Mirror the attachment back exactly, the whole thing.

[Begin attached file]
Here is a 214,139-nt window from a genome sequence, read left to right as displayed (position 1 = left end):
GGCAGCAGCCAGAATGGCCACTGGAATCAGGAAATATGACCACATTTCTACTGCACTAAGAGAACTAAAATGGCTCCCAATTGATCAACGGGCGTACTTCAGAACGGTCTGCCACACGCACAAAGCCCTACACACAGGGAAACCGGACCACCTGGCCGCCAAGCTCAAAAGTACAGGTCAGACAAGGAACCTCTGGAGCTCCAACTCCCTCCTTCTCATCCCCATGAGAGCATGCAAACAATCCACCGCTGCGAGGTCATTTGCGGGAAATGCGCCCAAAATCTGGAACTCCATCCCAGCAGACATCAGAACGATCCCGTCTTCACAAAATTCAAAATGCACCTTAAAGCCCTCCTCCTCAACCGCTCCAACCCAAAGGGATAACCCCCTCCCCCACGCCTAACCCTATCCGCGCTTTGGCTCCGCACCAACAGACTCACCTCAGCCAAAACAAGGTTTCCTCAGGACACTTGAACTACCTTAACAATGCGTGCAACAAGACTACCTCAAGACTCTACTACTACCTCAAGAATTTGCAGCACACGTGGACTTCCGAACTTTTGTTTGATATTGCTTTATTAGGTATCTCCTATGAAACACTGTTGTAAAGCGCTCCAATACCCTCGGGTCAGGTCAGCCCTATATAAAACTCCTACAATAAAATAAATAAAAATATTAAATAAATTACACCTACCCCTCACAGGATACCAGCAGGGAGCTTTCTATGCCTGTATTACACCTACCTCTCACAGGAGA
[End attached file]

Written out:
Here is a 214,139-nt window from a genome sequence, read left to right as displayed (position 1 = left end):
GGCAGCAGCCAGAATGGCCACTGGAATCAGGAAATATGACCACATTTCTACTGCACTAAGAGAACTAAAATGGCTCCCAATTGATCAACGGGCGTACTTCAGAACGGTCTGCCACACGCACAAAGCCCTACACACAGGGAAACCGGACCACCTGGCCGCCAAGCTCAAAAGTACAGGTCAGACAAGGAACCTCTGGAGCTCCAACTCCCTCCTTCTCATCCCCATGAGAGCATGCAAACAATCCACCGCTGCGAGGTCATTTGCGGGAAATGCGCCCAAAATCTGGAACTCCATCCCAGCAGACATCAGAACGATCCCGTCTTCACAAAATTCAAAATGCACCTTAAAGCCCTCCTCCTCAACCGCTCCAACCCAAAGGGATAACCCCCTCCCCCACGCCTAACCCTATCCGCGCTTTGGCTCCGCACCAACAGACTCACCTCAGCCAAAACAAGGTTTCCTCAGGACACTTGAACTACCTTAACAATGCGTGCAACAAGACTACCTCAAGACTCTACTACTACCTCAAGAATTTGCAGCACACGTGGACTTCCGAACTTTTGTTTGATATTGCTTTATTAGGTATCTCCTATGAAACACTGTTGTAAAGCGCTCCAATACCCTCGGGTCAGGTCAGCCCTATATAAAACTCCTACAATAAAATAAATAAAAATATTAAATAAATTACACCTACCCCTCACAGGATACCAGCAGGGAGCTTTCTATGCCTGTATTACACCTACCTCTCACAGGAGA